The communications committee’s report, Women in news and current affairs broadcasting, suggests broadcasters need to actively do more more lure women into the world of news and current affairs broadcasting.
The House of Lords group said that the BBC in particular has a “greater responsibility” to reflect its audience and despite initiatives run by broadcasters, there are still not enough women in news and current affairs broadcasting.
“Through this inquiry, it has become clear that there are simply not enough women in news and current affairs broadcasting. Although on the surface it appears that women are well represented, the facts tell a different story. We heard, for example, that men interviewed as experts outnumber women 4 to 1 on radio and TV.” – Chairman of the House of Lords Communications Committee, Lord Best
In the report however the Committee says that it acknowledges that the fast-paced nature and immediacy of news and current affairs production brings with it challenges to gender equality, but it believes that not enough is being done to enable more women to work in the genre, especially in senior positions.
“Despite the fact that women make up just over half the population, they are underrepresented, both as staff and as experts, in news and current affairs broadcasting. And although we recognise the fact that the nature of the sector means that there are additional barriers to women – for example, the fast-paced nature of news which can mean anti-social hours, and freelance work that can make it harder for women with caring responsibilities – the situation is simply not good enough. The fact that news has such a wide-reaching audience means that a special effort must be made by broadcasters – public service broadcasters in particular and especially the BBC because of its special status and its dominance as a provider of news and current affairs. We were also concerned about the evidence we heard suggesting that discrimination against women, particularly older women, still exists in the industry.” – Chairman of the House of Lords Communications Committee, Lord Best
Other recommendations made by the Committee include that television companies in the news business such as ITN, Sky and the BBC should safeguard a gender balance in their wider workforce to enable the coverage of issues which affect both men and women in varied ways and that there should be greater transparency around broadcasters’ recruitment and progression processes, and around pay and reward to ensure that, all other factors being equal, women are given the same opportunities and pay as their male colleagues.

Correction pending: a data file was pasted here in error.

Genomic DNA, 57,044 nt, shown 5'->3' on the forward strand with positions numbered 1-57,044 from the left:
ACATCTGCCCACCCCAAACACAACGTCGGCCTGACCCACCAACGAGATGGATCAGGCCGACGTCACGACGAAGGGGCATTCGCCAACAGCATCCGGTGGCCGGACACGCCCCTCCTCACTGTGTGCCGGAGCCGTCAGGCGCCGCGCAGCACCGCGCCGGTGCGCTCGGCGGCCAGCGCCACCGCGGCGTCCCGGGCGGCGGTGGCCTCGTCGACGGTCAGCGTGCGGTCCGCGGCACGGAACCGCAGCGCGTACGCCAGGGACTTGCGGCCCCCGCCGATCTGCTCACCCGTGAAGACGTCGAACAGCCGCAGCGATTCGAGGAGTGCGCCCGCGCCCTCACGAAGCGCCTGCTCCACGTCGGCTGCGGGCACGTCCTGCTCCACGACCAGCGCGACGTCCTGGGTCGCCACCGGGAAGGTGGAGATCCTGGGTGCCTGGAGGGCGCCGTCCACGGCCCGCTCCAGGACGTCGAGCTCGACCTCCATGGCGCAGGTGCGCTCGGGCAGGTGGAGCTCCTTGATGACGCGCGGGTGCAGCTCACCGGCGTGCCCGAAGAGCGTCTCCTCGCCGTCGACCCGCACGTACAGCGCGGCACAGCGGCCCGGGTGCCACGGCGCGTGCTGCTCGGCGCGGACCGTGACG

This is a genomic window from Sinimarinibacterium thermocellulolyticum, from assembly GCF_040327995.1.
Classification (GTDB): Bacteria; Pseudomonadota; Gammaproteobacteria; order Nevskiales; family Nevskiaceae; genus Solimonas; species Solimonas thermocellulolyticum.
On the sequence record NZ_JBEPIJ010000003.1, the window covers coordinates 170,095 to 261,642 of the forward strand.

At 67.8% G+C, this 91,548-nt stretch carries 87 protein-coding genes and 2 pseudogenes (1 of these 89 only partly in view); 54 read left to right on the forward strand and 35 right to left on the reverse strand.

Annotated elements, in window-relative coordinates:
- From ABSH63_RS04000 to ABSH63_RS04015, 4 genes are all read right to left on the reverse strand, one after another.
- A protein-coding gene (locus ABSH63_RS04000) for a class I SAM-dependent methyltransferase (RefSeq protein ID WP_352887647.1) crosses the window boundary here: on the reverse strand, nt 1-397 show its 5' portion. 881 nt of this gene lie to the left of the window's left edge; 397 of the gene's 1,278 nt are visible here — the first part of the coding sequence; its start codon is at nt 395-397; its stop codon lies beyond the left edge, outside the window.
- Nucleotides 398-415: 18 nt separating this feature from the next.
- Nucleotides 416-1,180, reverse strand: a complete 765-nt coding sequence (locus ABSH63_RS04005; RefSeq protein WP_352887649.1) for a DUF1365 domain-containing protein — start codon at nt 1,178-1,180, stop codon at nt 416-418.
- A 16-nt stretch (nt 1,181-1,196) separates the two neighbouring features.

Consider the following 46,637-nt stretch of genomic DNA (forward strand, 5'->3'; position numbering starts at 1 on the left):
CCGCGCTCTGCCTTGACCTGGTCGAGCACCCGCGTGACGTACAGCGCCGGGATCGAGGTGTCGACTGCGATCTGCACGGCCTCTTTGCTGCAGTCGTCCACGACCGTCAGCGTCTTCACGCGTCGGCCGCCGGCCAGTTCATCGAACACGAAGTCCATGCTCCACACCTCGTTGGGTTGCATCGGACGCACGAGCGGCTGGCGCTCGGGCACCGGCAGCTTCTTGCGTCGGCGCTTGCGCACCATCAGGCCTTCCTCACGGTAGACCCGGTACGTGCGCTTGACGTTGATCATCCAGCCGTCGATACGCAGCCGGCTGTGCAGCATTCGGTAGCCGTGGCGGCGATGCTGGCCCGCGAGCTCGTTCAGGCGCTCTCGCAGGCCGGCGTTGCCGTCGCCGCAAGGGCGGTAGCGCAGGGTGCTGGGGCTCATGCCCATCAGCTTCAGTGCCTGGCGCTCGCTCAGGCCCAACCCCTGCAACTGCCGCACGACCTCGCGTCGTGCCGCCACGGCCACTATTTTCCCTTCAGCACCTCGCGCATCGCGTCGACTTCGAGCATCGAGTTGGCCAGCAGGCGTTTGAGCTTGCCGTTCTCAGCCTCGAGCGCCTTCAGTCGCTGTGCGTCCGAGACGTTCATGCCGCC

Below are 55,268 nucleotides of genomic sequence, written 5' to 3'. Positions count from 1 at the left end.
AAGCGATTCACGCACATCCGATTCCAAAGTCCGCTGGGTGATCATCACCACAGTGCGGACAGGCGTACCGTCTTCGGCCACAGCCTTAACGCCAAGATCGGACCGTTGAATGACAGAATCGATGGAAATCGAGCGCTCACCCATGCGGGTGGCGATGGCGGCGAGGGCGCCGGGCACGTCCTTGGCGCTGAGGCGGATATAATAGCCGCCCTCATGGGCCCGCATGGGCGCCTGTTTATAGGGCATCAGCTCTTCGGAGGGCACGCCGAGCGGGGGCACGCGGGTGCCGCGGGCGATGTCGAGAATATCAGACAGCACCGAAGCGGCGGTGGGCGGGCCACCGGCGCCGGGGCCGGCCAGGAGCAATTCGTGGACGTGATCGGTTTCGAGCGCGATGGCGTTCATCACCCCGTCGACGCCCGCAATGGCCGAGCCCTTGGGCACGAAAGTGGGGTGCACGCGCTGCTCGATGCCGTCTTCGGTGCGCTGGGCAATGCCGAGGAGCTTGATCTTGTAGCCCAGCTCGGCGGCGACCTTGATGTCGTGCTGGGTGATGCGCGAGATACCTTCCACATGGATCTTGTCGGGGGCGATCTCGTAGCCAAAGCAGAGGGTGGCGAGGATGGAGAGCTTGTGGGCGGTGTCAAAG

The group also said that urgent steps should be taken by broadcasters to eradicate any opportunities for gender discrimination and bullying of any kind. Also broadcasters should have flexible working practice policies which encourage women with caring responsibilities to have fulfilling careers, and ensure that women returning from maternity leave receive appropriate support.
“We found that there isn’t enough data on the representation of women in the sector to fully understand the extent of the problem. We noted, for example, that the majority of journalism students are women, and yet there are so few of them in news and current affairs broadcasting sector. We need a robust, extensive body of data in order to figure out what needs to be done to address the problem.” – Chairman of the House of Lords Communications Committee, Lord Best
The report goes on to say that broadcasters should consider whether obligations relating to recruitment and promotion policies should be incorporated into contracts they sign with independent production companies and because women are more affected by the requirements of freelance work, Ofcom should require broadcasters to collect data on the age and gender of the freelance workers they employ.
“We believe that, as well as broadcasters adopting more helpful and flexible practices, Ofcom should play a greater role in this area. The regulator used to play a key part in influencing broadcasters’ behaviour in this respect; but the Broadcasting Equalities and Training Regulator (BETR) was disbanded in 2011. We recommend that Ofcom should ensure the collection of all the data needed to monitor progress toward short, medium and long-term targets to ensure a better gender balance. If this hasn’t materialised within a year, we would call on Ofcom to revive the model of a separate entity like the BETR and delegate responsibility for gender equality issues to this body.” – Chairman of the House of Lords Communications Committee, Lord Best